Following the publication of the first part of this article dealing with bioethics and infanticide, I received from a former colleague, Dr. Richard L. Elliot, Director of Medical Ethics at Mercer University, contending there is little difference among medical and biomedical ethicists; that my characterization of bioethicists as utilitarian moralists (useful agents of the State) […]
duty to die
Longevity and compression of morbidity from a neuroscience perspective: Do we have a duty to die by a certain age?
Abstract — The search for longevity, if not for immortality itself, has been as old as recorded history. The great strides made in the standard of living and the advances in scientific medicine, have resulted in unprecedented increases in longevity, concomitant with improved quality of life. Thanks to medical progress senior citizens, particularly octogenarians, have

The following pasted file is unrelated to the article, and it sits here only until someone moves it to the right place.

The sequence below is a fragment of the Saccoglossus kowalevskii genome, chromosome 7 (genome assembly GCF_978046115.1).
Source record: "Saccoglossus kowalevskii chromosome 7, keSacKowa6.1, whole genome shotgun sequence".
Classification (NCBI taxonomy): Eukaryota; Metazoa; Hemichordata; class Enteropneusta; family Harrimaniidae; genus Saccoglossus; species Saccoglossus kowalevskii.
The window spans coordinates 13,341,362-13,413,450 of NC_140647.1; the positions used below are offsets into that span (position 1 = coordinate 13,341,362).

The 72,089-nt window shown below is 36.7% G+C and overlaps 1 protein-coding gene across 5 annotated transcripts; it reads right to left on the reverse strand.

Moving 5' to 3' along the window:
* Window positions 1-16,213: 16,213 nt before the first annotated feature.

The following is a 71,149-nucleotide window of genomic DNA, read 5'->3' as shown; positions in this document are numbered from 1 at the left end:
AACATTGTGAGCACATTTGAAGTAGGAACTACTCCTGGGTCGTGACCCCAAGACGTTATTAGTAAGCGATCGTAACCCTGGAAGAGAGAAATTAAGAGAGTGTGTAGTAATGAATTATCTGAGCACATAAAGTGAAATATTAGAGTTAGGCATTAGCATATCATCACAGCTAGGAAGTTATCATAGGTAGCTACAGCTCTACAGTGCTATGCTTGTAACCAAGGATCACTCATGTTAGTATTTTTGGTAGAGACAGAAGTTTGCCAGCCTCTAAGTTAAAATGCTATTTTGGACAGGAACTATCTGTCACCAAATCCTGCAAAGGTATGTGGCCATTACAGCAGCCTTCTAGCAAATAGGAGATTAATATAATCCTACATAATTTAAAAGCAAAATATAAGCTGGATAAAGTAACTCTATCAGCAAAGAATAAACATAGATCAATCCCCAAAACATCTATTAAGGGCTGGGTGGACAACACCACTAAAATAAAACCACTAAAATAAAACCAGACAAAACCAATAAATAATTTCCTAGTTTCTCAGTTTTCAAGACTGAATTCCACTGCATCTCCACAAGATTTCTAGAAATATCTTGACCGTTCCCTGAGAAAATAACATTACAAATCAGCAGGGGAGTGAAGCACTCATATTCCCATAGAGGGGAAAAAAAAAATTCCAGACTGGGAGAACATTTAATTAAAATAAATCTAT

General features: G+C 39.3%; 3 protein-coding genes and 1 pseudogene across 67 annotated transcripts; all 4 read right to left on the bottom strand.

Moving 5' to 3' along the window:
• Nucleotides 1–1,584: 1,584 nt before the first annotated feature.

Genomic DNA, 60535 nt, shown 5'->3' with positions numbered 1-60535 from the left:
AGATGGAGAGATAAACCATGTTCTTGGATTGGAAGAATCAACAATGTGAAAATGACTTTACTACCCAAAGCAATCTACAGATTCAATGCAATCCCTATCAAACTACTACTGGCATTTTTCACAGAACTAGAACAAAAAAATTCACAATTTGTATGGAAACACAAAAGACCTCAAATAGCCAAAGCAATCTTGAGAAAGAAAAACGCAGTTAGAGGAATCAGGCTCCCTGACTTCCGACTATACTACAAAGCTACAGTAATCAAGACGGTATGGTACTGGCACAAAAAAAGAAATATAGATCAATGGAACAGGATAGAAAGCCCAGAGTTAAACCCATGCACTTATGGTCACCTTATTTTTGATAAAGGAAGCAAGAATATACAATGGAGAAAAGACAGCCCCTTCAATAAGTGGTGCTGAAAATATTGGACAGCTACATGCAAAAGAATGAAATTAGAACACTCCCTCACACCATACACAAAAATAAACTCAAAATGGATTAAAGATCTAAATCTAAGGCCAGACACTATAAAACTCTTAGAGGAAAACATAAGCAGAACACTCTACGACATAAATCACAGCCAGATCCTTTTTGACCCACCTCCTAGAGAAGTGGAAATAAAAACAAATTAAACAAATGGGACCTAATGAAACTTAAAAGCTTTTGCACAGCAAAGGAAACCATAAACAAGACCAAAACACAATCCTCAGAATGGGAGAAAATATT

Abstract — In 2013, U.S. President Barack Obama decreed the creation of the Presidential Commission for the Study of Bioethical Issues, as part of his $100 million Brain Research through Advancing Innovative Neurotechnologies (BRAIN) initiative. In the wake of the work of this Commission, the purpose, goals, possible shortcomings, and even dangers are discussed, and
March 20, 2002Dear Mr. Smith, You have done a great service to the public as well as to the medical profession with your groundbreaking books, Forced Exit: The Slippery Slope From Assisted Suicide to Legalized Murder (1997) and Culture of Death: The Assault on Medical Ethics in America (2000).(1,2) You have brought to the forefront
An article in the New Oxford Review illustrates how ” ‘a right to die’ easily becomes ‘a duty to die’ once society labels some lives as not worth living.” Two case histories were briefly outlined. In one instance, Harold Cybulski, visited by his family while in his hospital bed in Ontario, Canada, wakes up from